KLM Royal Dutch Airlines Case study KLM SURPRISE by Havas Boondoggle Amsterdam

KLM SURPRISE

Pin to Collection
Add a note
Industry Airlines
Media Case study
Market Netherlands
Agency Havas Boondoggle Amsterdam
Released December 2010

Credits & Description

Category: Titanium and Integrated
Advertiser: KLM
Product/Service: AIRLINES
Agency: BOONDOGGLE
Date of First Appearance: Oct 26 2010
Entry URL: http://www.stuffworthsharing.com/klm-surprise
Creative Director/Partner: Gaston Serpenti (Boondoggle)
Strategy Director/Partner: Tom de Bruyne (Boondoggle)
Strategy Director/Partner: Astrid Groenewegen (Boondoggle)
Art Director/Concept: Simon van Oldenbeek (Boondoggle)
Strategy/Concept: Polle de Maagt (Boondoggle)
Design: Demmy Onink (Boondoggle)
Account: Margriet Beudeker (Boondoggle)
Copy: Wesley Visseren (Boondoggle)
Copy: Vincent Beijersbergen (Boondoggle)
Video Editor: Tobias Corba (Fono)
Media placement: Social Media - http://www.foursquare.com/klmsurprise - 26 October 2010
Media placement: Social Media - http://www.facebook.com/KLM - 26 October 2010
Media placement: Campaign URL - http://www.klmsurprise.com - 26 October 2010
Media placement: Social Media - http://www.twitter.com/KLMsurprise - 26 October 2010
Media placement: Press Release - http://prez.ly/kj - 17 November 2010
Media placement: Video - http://www.youtube.com/watch?v=pqHWAE8GDEk - 8 December 2010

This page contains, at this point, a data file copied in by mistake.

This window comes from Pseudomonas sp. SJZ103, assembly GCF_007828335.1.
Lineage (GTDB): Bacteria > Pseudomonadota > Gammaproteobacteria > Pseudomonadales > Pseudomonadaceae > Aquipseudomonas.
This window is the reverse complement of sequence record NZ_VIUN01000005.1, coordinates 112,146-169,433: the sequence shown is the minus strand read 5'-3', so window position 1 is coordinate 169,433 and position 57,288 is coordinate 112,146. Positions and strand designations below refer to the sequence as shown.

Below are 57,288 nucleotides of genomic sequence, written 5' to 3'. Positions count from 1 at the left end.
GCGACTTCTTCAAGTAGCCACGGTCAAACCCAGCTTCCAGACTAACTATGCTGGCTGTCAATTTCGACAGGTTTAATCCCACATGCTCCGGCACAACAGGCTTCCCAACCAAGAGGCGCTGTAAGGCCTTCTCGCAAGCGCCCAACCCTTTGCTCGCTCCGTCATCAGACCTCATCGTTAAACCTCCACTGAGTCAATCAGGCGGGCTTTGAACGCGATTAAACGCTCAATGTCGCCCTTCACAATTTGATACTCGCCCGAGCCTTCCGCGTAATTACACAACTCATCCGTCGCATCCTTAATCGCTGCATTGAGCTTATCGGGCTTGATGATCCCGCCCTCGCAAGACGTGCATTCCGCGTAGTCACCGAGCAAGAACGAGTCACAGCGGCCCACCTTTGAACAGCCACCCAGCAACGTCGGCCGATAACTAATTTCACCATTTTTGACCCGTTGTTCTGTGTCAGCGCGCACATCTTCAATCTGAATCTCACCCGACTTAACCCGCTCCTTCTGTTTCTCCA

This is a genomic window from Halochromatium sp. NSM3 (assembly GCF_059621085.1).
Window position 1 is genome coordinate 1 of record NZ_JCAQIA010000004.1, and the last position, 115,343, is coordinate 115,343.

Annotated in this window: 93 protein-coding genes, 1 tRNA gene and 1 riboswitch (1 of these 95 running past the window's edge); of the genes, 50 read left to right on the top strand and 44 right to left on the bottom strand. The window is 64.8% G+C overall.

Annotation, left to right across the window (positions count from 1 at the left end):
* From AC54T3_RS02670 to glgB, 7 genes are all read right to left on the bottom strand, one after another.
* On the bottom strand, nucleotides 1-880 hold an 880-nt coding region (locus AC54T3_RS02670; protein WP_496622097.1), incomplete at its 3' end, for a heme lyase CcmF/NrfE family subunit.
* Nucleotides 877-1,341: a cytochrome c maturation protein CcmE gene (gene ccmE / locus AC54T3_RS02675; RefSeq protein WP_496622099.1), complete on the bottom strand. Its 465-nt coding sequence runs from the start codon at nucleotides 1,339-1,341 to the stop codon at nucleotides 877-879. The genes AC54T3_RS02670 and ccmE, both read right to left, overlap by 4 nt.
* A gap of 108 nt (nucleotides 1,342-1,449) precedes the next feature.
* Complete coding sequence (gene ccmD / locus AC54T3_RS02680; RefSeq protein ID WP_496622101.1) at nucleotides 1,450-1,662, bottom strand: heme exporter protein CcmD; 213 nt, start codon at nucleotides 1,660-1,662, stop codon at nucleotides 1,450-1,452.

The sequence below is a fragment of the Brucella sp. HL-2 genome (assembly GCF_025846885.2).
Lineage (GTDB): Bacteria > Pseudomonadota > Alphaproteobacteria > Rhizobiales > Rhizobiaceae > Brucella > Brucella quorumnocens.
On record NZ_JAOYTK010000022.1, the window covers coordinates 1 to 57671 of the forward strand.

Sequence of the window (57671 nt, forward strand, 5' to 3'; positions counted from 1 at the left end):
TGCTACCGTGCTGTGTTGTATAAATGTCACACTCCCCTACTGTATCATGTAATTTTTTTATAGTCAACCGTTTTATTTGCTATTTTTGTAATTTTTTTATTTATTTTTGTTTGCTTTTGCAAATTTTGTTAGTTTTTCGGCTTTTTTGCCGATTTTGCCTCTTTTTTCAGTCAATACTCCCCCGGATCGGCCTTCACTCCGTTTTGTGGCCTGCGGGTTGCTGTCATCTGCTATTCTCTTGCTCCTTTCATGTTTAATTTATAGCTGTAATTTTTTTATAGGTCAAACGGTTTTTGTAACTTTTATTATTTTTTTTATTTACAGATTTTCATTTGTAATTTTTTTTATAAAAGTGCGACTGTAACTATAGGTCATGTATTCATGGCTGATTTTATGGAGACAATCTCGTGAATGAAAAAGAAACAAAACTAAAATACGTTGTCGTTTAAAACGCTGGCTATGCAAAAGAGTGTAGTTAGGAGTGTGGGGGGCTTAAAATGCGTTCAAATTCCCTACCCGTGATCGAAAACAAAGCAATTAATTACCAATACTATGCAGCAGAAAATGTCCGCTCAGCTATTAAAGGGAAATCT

Describe the campaign/entry
KLM wondered how social media could enhance their passenger service. So we created an experiment on how happiness spreads. For 6 weeks we installed a team at Schiphol Amsterdam Airport, who would track down KLM passengers who checked in via Foursquare to surprise them with a personalized gift that made their travel even more enjoyable. So, happy travelling would already start at the airport.

Describe how the campaign/entry was launched across each channel in the order of implementation
At first we used Foursquare to claim all possible spots within Amsterdam Airport. Than we started monitoring who was checking in on one of these spots. If we found a KLM passenger, we started scanning their social profiles so we would really get to know them and their travel plans and we came up with a personalized gift and ran like madmen through Schiphol Airport to surprise this person. This gave quite a boost at the airport and online. We made a mini documentary of what we did and made a special website with all the KLM surprise stories. What really caught us by surprise is this caused an enormous second wave of attention: it was picked up worldwide. It proved that if you genuinely do something good for your target audience, it gets picked up and social media is not just a medium, but a massive PR instrument.

Give some idea of how successful this campaign/entry was with both client and consumer
The KLM surprise experiment spread widely. By surprising 28 passengers with gifts, we generated and tracked well over 1,000.000 direct impressions on Twitter alone (blogs excluded). Our online video was featured and discussed on hundreds of blogs and media as a best practice case on how to do relevant stuff with social media including the BBC and The Next Web. KLM surprise converted over 5,000 new friends for KLM on Facebook. Which is at the core of their contact strategy. But most importantly: every conversation online actually was about the extra stretch KLM would go for their passengers and not about the funny campaign an agency did. It was proof an experiment could work.